I know Mondays are not book review days but I have been behind on my book reviews so I am considering having a book review week. Anyways, I received this book from booksneeze (don’t you just love them?) and if you know me, you would realise I chose this book simply because of its title.
The book is about Ian’s memoirs of his childhood and growing up as a son of a CIA agent. At first, I thought the story would be an uber cool one of what it is to be the son of a CIA agent with tips and tricks…I was wrong.
It was an insightful journey into the life of a family ridden with issues (as with most families) and I was amused to find that Ian didn’t even know his father was an agent until he was a teenager! Then he gives us a totally honest and open account of the struggles he had growing up with an alcoholic father who had an on/off switch. The emotional and physical abuse he went through is heart-wrenching but he is a great example of the fact that despite one’s difficult/horrid childhood, one can have a bright future filled with humour and laughter.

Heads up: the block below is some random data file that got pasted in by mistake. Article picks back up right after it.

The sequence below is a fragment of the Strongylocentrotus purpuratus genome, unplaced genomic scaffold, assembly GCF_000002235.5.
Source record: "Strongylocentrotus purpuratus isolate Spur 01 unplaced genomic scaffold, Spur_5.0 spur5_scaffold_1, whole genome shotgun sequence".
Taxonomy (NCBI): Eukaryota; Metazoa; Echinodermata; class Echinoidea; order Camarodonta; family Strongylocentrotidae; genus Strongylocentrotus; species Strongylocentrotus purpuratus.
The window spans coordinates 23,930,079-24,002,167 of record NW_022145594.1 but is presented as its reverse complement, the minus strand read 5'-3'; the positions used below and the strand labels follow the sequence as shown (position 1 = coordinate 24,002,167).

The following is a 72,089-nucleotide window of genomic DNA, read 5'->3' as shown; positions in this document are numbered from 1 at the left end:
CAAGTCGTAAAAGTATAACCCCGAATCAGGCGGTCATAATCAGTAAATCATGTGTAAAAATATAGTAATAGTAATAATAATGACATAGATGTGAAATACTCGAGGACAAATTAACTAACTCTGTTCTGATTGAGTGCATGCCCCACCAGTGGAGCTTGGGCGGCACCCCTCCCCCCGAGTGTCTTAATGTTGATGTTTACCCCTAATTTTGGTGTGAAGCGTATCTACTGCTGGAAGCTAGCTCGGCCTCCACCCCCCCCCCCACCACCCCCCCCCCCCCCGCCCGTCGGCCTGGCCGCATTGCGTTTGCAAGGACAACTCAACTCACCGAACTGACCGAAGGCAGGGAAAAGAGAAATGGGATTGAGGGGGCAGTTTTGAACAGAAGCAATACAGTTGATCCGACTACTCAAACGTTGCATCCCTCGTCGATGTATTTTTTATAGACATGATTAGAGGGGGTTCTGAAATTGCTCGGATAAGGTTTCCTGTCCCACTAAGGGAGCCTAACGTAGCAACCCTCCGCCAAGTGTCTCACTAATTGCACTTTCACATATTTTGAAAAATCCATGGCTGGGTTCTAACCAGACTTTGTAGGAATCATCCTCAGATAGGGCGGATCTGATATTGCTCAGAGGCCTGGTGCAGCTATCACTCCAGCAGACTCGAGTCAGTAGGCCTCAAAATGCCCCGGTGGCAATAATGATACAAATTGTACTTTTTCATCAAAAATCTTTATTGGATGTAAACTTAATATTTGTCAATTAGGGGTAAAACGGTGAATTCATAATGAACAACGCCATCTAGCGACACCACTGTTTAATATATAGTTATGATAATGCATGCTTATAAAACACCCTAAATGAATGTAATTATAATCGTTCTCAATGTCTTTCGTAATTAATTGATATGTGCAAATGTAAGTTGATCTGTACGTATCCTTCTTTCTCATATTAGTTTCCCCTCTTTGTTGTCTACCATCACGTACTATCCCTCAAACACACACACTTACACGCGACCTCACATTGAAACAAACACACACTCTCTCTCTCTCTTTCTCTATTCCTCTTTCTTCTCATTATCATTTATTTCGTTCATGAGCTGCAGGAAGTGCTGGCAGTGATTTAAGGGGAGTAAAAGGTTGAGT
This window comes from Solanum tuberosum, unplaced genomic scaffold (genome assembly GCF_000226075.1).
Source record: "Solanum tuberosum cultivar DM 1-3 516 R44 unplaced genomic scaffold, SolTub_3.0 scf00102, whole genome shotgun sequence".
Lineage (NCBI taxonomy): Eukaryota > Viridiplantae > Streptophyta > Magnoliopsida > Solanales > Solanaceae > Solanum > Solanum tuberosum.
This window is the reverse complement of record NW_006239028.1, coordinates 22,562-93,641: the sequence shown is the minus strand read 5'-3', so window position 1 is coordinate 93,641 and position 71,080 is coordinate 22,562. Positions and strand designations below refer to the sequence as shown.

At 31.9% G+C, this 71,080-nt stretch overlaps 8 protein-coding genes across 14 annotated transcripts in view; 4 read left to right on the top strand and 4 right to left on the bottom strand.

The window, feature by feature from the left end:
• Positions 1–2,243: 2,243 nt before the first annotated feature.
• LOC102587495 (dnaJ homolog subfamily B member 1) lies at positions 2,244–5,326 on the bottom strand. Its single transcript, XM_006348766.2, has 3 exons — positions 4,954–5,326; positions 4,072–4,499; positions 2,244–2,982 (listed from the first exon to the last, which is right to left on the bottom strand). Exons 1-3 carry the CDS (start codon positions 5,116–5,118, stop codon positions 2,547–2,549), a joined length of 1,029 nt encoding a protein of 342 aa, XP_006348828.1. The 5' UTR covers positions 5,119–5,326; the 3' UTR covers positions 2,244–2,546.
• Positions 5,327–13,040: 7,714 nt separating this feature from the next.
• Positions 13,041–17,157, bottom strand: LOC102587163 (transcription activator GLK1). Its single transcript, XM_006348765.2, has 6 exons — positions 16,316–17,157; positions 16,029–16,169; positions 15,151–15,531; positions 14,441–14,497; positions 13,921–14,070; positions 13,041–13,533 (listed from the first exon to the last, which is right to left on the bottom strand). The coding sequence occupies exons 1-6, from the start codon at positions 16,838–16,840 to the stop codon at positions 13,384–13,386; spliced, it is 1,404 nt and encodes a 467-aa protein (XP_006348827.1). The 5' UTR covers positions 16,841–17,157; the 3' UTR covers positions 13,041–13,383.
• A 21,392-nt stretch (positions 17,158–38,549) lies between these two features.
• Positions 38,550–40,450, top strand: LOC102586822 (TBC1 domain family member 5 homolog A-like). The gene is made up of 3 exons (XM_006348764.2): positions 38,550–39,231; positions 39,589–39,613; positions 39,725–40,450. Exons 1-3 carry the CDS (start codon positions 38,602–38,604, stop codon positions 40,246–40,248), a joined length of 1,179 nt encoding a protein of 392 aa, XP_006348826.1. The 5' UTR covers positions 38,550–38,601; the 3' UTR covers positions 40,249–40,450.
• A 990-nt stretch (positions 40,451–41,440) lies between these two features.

I especially love the fact that he doesn’t blame his parents for his difficult childhood…he philosophises by saying “Our parents are mysteries to us. No matter how close we think we are to them, we cannot know the content of their hearts. We don’t know their disappointments, or the scars and regrets that wake them in the night, or the moments for which they wish they could get a do-over. I’m not persuaded we should know them better than that. In our therapeutic age, it’s commonly said that we’re only as sick as our secrets. But there are secrets that we should keep only between God and ourselves. I don’t trust people who tell you everything. They’re usually hiding something”
I am glad he wrote this book because I think it provides an insight as to how one doesn’t have to dwell on one’s past and how we can recreate a future so different from our previous difficulties.
Have a fabulous day people!